It completely depends on the user’s settings. You can choose to allow titles to be read out, or alt text to be read out. You have no guarantee that titles will be read out.
In general you wouldn’t want to have titles on anchors unless the anchor text is really short and uninformative (which one should avoid when possible). You certainly wouldn’t want title text that repeats the anchor text, nor title text that states the obvious like “link1”. Annoying to everyone involved.
Want to know what a screen reader reads out? Test in one. JAWS for Windows has a free 40 minute demo you can download to a thumb drive (Freedom Scientific doesn’t want this to be used by developers but, oh well). There’s a similar one for Window-Eyes: these are the 2 largest (most popular) commercial readers for Windows. NVDA is an excellent free one but they seem to update it much better than the Big 2.
Orca is a screen reader that comes with Linux distributions running the Gnome desktop (so, not KDE). Unlike the three Windows readers mentioned above, Orca does not have a virtual buffer (a copy of the page the user then interacts with using special commands).
VoiceOver comes with all versions of OSX, including what’s on iWhatevers.
While stuff like FireVox are interesting, I’d rather test in a real reader, just as I’d rather test real browsers than browser simulators. But, you could get an idea what various readers do in various situations by checking some accessibility blogs regularly (this is easier on a developer than having a copy of every screen reader and learning how to use them all anyway).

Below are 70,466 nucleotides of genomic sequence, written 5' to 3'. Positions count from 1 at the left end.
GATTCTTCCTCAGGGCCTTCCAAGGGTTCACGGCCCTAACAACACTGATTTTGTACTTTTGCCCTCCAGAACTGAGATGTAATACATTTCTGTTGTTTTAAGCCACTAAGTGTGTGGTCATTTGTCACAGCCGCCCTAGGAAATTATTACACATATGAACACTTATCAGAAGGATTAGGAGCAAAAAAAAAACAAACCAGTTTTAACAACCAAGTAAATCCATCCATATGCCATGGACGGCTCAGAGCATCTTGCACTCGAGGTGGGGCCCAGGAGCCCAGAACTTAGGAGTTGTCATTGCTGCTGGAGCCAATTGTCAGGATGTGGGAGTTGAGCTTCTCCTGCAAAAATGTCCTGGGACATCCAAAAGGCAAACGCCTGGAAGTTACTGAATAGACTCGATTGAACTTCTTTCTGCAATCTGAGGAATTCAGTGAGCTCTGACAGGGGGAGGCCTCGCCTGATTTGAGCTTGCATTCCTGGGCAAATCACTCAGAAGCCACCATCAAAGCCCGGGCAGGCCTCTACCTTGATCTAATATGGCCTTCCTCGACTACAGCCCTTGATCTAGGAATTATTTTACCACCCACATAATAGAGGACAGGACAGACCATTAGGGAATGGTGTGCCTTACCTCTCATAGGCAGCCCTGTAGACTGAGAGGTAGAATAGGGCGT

http://www.accessibleculture.org/research/html5-aria/ (example page) has given me some excellent information
Marco’s blog in general is useful… I have many of his pages bookmarked. Example page:
WebAIM often expains how the Big 2 for Windows work with various code constructs: http://webaim.org/articles/
RNIB has some articles like this one: http://www.rnib.org.uk/professionals/webaccessibility/wacblog/Lists/Posts/Post.aspx?List=be9c76d3-7ad0-4e03-a1a0-e6f6953b8178&ID=40
(yes finally they’ve brought that one back from the dead!)
http://www.paciellogroup.com/blog/ has general accessibility stuff which ends up having a lot of screen reader stuff
Lots of older articles about older versions of readers at JuicyStudio.com though Gez seems to not update it very much any more.
So reading about screen readers and tests that others do is useful simply because it’s difficult to test them all, but I still recommend at least going through your pages with at least one popular reader. Then you can see what kinds of options the user have (mostly assume newbies will leave all reader and browser settings to default and may TAB through your pages, while experienced users will have things turned on and off and for example won’t need skip links and that sort of thing).